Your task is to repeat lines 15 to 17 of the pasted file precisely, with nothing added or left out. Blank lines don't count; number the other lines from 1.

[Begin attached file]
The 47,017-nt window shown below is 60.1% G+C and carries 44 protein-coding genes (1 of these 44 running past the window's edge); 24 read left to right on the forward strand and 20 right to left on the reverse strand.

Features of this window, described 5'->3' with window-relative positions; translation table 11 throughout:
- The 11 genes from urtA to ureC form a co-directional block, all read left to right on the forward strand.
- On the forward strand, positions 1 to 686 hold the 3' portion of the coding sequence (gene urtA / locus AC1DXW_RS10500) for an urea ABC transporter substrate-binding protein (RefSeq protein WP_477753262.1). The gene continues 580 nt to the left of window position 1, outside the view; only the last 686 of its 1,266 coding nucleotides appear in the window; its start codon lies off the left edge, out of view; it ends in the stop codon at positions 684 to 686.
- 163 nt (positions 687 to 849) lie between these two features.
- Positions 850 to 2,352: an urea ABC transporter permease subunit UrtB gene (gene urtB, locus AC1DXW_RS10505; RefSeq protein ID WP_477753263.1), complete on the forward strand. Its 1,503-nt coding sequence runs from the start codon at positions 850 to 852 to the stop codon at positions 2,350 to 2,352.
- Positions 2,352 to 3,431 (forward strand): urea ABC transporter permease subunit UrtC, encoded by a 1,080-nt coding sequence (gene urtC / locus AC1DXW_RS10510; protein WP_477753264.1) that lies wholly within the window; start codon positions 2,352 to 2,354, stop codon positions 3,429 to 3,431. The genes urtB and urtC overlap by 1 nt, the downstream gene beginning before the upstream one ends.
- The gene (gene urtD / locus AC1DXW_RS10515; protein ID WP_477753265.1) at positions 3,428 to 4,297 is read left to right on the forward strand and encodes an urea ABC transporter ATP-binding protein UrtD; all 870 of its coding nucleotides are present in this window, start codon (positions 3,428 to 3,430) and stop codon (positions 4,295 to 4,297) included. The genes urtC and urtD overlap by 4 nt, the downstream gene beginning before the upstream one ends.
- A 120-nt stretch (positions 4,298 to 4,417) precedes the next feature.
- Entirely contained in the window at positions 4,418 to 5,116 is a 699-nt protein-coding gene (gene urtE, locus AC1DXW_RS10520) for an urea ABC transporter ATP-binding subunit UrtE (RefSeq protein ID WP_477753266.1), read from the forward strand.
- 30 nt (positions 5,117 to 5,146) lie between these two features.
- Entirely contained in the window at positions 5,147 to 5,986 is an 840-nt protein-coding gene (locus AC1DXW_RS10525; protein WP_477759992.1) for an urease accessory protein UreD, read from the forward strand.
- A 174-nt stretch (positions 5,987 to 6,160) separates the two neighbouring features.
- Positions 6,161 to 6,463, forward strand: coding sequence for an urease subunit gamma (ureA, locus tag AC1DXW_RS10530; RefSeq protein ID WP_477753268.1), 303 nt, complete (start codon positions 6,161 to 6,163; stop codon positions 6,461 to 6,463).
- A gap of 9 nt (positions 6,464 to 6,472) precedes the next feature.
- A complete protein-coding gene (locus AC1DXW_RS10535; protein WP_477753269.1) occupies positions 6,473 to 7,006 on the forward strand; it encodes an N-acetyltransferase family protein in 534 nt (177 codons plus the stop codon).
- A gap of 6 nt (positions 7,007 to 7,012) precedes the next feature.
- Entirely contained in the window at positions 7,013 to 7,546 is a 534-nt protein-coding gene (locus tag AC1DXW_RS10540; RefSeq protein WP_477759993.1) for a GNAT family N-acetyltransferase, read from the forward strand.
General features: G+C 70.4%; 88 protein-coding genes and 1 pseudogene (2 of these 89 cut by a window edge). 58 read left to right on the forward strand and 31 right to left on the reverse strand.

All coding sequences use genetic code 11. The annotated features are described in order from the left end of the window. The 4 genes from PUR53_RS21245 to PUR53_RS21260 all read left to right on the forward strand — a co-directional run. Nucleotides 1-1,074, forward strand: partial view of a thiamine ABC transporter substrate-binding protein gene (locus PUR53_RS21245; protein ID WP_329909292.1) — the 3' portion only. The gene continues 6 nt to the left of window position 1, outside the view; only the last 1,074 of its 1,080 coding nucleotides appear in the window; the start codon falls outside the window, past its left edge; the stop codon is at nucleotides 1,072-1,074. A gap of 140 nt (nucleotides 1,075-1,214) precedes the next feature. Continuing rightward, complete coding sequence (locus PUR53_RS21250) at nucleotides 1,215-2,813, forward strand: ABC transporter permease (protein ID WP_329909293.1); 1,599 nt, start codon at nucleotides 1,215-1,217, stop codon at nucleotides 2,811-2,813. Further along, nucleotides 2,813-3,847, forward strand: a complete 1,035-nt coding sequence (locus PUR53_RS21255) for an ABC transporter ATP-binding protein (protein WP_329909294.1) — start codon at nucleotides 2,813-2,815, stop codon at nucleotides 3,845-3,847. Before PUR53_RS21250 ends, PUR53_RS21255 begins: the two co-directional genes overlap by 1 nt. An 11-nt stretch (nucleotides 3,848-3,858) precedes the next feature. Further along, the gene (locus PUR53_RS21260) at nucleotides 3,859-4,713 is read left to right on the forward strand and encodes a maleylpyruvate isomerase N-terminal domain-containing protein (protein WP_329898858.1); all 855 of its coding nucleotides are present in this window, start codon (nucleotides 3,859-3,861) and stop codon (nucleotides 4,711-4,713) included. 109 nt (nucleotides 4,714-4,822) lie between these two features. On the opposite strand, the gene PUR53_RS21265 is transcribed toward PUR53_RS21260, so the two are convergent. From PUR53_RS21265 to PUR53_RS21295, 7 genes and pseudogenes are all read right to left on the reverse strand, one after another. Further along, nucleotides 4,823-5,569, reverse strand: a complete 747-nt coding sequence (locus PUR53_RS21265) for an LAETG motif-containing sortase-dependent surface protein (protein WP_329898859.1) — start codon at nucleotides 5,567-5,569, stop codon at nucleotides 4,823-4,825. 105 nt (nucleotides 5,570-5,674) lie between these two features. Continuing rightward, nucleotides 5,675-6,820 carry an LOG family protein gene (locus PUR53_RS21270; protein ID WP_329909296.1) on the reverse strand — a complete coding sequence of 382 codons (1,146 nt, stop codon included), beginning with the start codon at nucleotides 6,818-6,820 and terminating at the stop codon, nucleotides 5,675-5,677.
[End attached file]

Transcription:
- A gap of 9 nt (positions 6,464 to 6,472) precedes the next feature.
- A complete protein-coding gene (locus AC1DXW_RS10535; protein WP_477753269.1) occupies positions 6,473 to 7,006 on the forward strand; it encodes an N-acetyltransferase family protein in 534 nt (177 codons plus the stop codon).
- A gap of 6 nt (positions 7,007 to 7,012) precedes the next feature.